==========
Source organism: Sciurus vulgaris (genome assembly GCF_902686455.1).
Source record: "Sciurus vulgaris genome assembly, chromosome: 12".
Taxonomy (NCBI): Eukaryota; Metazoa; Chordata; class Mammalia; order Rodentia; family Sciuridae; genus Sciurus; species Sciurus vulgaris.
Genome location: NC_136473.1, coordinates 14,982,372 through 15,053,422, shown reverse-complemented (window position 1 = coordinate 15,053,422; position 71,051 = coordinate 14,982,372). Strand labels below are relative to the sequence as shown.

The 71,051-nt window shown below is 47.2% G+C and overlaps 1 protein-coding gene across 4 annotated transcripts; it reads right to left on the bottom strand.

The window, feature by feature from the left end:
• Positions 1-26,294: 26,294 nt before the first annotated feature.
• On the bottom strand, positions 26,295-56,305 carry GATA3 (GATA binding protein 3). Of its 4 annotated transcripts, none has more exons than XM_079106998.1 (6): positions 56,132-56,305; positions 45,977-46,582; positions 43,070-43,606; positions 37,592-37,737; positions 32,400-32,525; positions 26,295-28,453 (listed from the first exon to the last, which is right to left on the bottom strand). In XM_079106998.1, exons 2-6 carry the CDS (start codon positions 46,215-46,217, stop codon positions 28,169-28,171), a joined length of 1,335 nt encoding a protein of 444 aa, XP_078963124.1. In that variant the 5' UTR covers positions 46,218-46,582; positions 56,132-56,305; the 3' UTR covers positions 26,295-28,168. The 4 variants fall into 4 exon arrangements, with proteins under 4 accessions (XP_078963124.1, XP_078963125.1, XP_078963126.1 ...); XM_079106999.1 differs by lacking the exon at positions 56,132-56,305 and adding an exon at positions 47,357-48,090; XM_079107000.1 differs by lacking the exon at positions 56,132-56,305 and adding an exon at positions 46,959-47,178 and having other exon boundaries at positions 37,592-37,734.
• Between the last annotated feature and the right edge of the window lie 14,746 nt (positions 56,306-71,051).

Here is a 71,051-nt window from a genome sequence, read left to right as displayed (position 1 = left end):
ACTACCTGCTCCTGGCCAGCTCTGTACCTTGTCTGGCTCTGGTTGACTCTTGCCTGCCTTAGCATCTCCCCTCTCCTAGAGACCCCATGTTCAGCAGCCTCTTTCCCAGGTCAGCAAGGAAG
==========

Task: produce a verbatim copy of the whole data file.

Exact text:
Source organism: Sciurus vulgaris (genome assembly GCF_902686455.1).
Source record: "Sciurus vulgaris genome assembly, chromosome: 12".
Taxonomy (NCBI): Eukaryota; Metazoa; Chordata; class Mammalia; order Rodentia; family Sciuridae; genus Sciurus; species Sciurus vulgaris.
Genome location: NC_136473.1, coordinates 14,982,372 through 15,053,422, shown reverse-complemented (window position 1 = coordinate 15,053,422; position 71,051 = coordinate 14,982,372). Strand labels below are relative to the sequence as shown.

The 71,051-nt window shown below is 47.2% G+C and overlaps 1 protein-coding gene across 4 annotated transcripts; it reads right to left on the bottom strand.

The window, feature by feature from the left end:
• Positions 1-26,294: 26,294 nt before the first annotated feature.
• On the bottom strand, positions 26,295-56,305 carry GATA3 (GATA binding protein 3). Of its 4 annotated transcripts, none has more exons than XM_079106998.1 (6): positions 56,132-56,305; positions 45,977-46,582; positions 43,070-43,606; positions 37,592-37,737; positions 32,400-32,525; positions 26,295-28,453 (listed from the first exon to the last, which is right to left on the bottom strand). In XM_079106998.1, exons 2-6 carry the CDS (start codon positions 46,215-46,217, stop codon positions 28,169-28,171), a joined length of 1,335 nt encoding a protein of 444 aa, XP_078963124.1. In that variant the 5' UTR covers positions 46,218-46,582; positions 56,132-56,305; the 3' UTR covers positions 26,295-28,168. The 4 variants fall into 4 exon arrangements, with proteins under 4 accessions (XP_078963124.1, XP_078963125.1, XP_078963126.1 ...); XM_079106999.1 differs by lacking the exon at positions 56,132-56,305 and adding an exon at positions 47,357-48,090; XM_079107000.1 differs by lacking the exon at positions 56,132-56,305 and adding an exon at positions 46,959-47,178 and having other exon boundaries at positions 37,592-37,734.
• Between the last annotated feature and the right edge of the window lie 14,746 nt (positions 56,306-71,051).

Here is a 71,051-nt window from a genome sequence, read left to right as displayed (position 1 = left end):
ACTACCTGCTCCTGGCCAGCTCTGTACCTTGTCTGGCTCTGGTTGACTCTTGCCTGCCTTAGCATCTCCCCTCTCCTAGAGACCCCATGTTCAGCAGCCTCTTTCCCAGGTCAGCAAGGAAG